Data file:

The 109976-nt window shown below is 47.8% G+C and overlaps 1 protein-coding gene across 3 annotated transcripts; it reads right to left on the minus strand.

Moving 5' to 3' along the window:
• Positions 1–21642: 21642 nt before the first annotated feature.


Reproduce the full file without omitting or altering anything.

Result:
The 109976-nt window shown below is 47.8% G+C and overlaps 1 protein-coding gene across 3 annotated transcripts; it reads right to left on the minus strand.

Moving 5' to 3' along the window:
• Positions 1–21642: 21642 nt before the first annotated feature.